Outtakes from cannabis panel's draft rules

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Outtakes from cannabis panel's draft rules



By Larry Parnass

The Berkshire Eagle



In draft rules published online Dec. 21, the state's Cannabis Control Commission spells out how it proposes to regulate adult use of cannabis.

Its stated mission is to "grant licenses with the goal of ensuring that the needs of the Commonwealth are met with regard to access, quality, and community safety."

The rules must be made final by March 15, after public hearings across the state.

They cover all aspects of the new business, from the licensing process itself to how growing facilities operate, how sales can be conducted, how marijuana is transported and inspected for quality and how the state will handle compliance and enforcement issues and appeals.

Here are a few noteworthy outtakes:

- While the rules would allow "social use" in public spaces, including yoga studios or movie theaters, the panel said no to smoking. It did not, however, rule out vaping, in which products are heated to the point of generating vapors, but not actually ignited. That may be clarified.

- The commission can send a "Secret Shopper" into outlets to buy cannabis for testing, then use the results in evaluating the retailer.

- Retail outlets that sell to both the medical and recreational markets must have a "physical barrier" between those types of customers.

- Priority will be given to applicants in support of an "Economic Empowerment" program. Those applications will be reviewed ahead of some others.

- Logos cannot show medical symbols or images of marijuana or marijuana paraphernalia. "Colloquial references to cannabis and marijuana" are barred.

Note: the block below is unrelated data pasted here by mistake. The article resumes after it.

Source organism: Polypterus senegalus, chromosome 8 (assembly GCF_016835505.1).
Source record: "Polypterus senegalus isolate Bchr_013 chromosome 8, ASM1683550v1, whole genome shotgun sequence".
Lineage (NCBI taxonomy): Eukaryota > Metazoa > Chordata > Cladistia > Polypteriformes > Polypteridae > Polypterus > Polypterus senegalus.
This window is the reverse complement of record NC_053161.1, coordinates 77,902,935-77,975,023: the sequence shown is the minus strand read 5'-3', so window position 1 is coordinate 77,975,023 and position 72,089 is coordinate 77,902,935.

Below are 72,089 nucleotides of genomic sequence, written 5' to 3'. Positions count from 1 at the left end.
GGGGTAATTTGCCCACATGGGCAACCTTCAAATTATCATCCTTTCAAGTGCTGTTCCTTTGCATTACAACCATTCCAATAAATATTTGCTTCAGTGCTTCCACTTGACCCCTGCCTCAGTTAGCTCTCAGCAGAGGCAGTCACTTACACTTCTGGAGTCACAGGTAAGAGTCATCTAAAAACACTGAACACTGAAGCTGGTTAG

- License-holders cannot sponsor charitable or sporting events, unless 85 percent or more of participants are over age 21.

- Fees charged cultivators are set by tier, based on the square footage of area under "canopy." To expand in a later year from one tier to another, the license-holder must show that it sold over 85 percent of its product in the last six months.

- Fees for retailers are higher for brick and mortar stores ($5,000) than for delivery-only operations ($2,500).

- No vehicles can be equipped with loudspeakers to advertise cannabis products. And outlets cannot use pop-up ads online to sell products.

- In packaging edible cannabis, no single serving can contain more than 5 milligrams of THC, the psychoactive ingredient.

- Transport manifests for shipping cannabis must be kept in triplicate.

- Labels must say, in capital letters, "KEEP THIS PRODUCT AWAY FROM CHILDREN." Products must also say: "Please Consume Responsibly." Labels must also list known health risks.

- While retailers may advertise, under some restrictions, they cannot "promote the diversion of marijuana or marijuana use in individuals under 21."

The above are all in the 107 pages of draft rules.

But this is not: The commission voted 3-2 against the idea of allowing for marijuana event licenses, for things like "weed weddings" or "pot and paint" nights.



Larry Parnass can be reached at lparnass@berkshireeagle.com, at @larryparnass on Twitter and 413-496-6214.






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